top of page
  • Writer's pictureAlex Matthews

A Salute to Veterans Day (Part 2)

In honor of Veterans Day (US) on November 11th, The Actors Society gives a salute to the many alumni who have served in the armed forces throughout The Academy’s history. Ranging from the First World War to present conflicts, this list encompasses a few of our alumni who’ve served, and though this list does not contain everyone, their service is not forgotten.

Don Rickles (Class of 1948)

"To this day, when I say that I went to The American Academy [of Dramatic Arts], people are very impressed. The reputation of the school has always been fantastic," said Don Rickles (Class of 1948) in an interview dating from 2009. Hailing from Queens, New York, Rickles enlisted in the Navy out of high school, hoping to be an entertainer in the Special Services Division. Honorably discharged in 1946, Rickles attended The American Academy of Dramatic Arts in New York. Eventually working steadily on television—Rickles appeared on "The Twilight Zone," "Get Smart," "Gilligan's Island," "Newhart," "Murphy Brown," "Hot in Cleveland," and "CPO Sharkey"—Rickles’ success did not happen overnight. Finding a lack of work after graduating, he developed a stand-up comedy act that earned him the moniker "The Merchant of Venom." His persistence paid off and he ultimately landed strong supporting roles in hit films including "Run Silent Run Deep," which starred Clark Gable and Burt Lancaster, and "Kelly's Heroes," starring Clint Eastwood and Donald Sutherland. Additionally, he secured roles in Martin Scorsese’s "Casino," and in the "Toy Story" franchise as Mr. Potato Head. Rickles credited The Academy with helping him develop the confidence needed to perform successfully on stage, and giving him a successful career that spanned decades.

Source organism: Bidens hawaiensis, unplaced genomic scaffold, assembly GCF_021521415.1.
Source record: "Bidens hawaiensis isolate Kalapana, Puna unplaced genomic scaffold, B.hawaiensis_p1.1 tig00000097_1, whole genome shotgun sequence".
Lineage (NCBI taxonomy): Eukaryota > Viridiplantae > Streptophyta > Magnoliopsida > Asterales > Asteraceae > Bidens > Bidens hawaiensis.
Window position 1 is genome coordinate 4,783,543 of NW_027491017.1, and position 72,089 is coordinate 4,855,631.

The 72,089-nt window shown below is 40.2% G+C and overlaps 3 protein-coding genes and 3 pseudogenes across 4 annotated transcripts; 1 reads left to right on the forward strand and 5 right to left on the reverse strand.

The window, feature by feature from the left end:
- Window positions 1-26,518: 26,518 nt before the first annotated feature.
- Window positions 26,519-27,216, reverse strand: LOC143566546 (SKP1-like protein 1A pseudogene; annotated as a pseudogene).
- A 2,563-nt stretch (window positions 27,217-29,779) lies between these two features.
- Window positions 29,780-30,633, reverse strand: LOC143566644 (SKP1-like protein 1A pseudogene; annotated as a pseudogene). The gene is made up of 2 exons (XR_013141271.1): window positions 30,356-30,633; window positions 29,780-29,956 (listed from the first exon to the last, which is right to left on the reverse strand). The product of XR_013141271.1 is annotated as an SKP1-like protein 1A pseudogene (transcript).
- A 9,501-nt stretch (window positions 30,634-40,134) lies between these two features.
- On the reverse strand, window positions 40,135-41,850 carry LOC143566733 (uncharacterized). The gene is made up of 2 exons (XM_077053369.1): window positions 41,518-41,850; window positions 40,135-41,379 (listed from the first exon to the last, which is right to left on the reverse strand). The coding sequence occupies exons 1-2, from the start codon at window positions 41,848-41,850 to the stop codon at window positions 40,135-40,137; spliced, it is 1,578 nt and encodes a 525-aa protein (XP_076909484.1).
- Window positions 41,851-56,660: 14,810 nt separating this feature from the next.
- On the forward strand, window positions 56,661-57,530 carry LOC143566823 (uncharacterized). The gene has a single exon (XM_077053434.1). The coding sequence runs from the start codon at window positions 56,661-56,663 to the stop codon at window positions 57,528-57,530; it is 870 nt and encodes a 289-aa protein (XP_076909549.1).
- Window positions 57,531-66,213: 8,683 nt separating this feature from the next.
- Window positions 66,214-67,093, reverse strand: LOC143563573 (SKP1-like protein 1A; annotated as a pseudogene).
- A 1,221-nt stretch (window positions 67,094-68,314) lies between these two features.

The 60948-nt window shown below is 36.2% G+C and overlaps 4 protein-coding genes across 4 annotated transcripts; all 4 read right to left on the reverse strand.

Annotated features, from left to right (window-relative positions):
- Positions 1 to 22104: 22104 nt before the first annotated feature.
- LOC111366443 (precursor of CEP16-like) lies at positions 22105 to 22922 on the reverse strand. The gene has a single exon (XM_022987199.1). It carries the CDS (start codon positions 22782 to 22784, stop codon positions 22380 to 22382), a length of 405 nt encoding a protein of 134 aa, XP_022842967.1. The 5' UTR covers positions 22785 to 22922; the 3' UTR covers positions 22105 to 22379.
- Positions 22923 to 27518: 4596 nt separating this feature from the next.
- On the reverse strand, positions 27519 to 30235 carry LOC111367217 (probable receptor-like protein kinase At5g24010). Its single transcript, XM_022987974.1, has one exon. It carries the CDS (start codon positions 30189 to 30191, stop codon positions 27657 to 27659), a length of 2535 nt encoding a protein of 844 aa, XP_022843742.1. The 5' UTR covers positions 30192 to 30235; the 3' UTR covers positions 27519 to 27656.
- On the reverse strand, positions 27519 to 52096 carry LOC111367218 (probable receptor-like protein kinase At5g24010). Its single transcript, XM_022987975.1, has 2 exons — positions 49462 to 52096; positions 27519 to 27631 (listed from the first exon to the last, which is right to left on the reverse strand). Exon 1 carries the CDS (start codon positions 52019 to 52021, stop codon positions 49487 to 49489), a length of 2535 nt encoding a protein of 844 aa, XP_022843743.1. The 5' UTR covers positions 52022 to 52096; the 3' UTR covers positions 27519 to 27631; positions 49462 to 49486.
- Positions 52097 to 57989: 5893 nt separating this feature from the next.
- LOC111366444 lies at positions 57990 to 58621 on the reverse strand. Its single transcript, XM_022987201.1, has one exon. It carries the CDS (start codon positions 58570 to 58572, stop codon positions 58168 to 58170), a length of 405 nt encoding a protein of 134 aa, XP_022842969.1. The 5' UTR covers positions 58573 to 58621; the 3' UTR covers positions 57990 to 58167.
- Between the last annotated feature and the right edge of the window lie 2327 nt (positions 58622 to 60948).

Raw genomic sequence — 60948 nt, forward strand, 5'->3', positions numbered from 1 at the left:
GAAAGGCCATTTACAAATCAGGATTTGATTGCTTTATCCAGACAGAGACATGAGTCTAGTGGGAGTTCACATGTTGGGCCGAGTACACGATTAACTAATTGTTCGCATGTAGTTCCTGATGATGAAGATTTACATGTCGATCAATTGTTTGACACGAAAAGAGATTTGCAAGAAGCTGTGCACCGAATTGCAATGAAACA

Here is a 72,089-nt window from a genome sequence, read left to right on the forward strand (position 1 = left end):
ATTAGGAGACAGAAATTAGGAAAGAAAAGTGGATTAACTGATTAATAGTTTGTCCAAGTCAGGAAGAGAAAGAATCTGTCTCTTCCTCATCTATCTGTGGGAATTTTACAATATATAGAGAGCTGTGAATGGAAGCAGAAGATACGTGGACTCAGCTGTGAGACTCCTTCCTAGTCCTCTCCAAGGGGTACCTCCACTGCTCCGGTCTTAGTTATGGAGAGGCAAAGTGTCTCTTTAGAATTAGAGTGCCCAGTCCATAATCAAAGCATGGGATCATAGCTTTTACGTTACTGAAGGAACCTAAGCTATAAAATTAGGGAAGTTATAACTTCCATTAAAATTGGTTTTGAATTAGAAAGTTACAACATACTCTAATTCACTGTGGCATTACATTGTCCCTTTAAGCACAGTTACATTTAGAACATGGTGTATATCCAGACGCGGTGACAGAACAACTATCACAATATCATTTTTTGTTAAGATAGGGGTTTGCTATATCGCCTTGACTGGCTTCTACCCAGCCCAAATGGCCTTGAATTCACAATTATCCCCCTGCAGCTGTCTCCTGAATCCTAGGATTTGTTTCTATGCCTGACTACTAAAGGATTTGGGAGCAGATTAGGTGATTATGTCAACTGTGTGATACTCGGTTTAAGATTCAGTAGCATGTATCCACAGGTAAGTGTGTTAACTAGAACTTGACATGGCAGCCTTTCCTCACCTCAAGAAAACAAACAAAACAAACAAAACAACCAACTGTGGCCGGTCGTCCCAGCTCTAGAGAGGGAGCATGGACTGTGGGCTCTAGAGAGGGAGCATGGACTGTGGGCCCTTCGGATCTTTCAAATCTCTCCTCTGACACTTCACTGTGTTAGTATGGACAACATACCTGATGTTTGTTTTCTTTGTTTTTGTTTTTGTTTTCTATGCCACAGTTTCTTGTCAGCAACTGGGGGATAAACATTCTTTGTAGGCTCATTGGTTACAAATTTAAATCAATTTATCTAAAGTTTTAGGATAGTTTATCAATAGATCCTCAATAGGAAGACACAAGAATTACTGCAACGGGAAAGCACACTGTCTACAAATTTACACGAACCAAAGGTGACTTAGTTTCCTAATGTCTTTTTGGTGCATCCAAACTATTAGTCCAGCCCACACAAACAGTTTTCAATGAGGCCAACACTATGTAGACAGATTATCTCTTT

Doc Farrow (Class of 2011)

Doc Farrow was born and raised in Maryland and is known for being an actor, comedian, director, producer, and U.S. Navy Corpsman. After serving for six years in the Navy, Farrow was discharged and stayed for a time in California. In 2009, he enrolled at The Academy, graduating in 2011 and joining the Third Year Company. His talents have led to much success post-graduation, with appearances on shows such as "Curb Your Enthusiasm," "Will and Grace," "The Good Place," and "Young Sheldon," as well as working with the Hollywood Improv, the Comedy Store, and the Icehouse Comedy Club. Feeling a need to highlight the lives of servicemen and women, in the spring of 2013, Doc’s Office Productions was created to bring the experiences and views of veterans to the big screen. The independent production company is dedicated to sharing the lives of veterans with everyone around the globe, and they have recently completed their first short film, "Saved Rounds," which follows an Iraqi War Veteran "Doc" on an emotional journey to find peace and freedom from survivor’s guilt.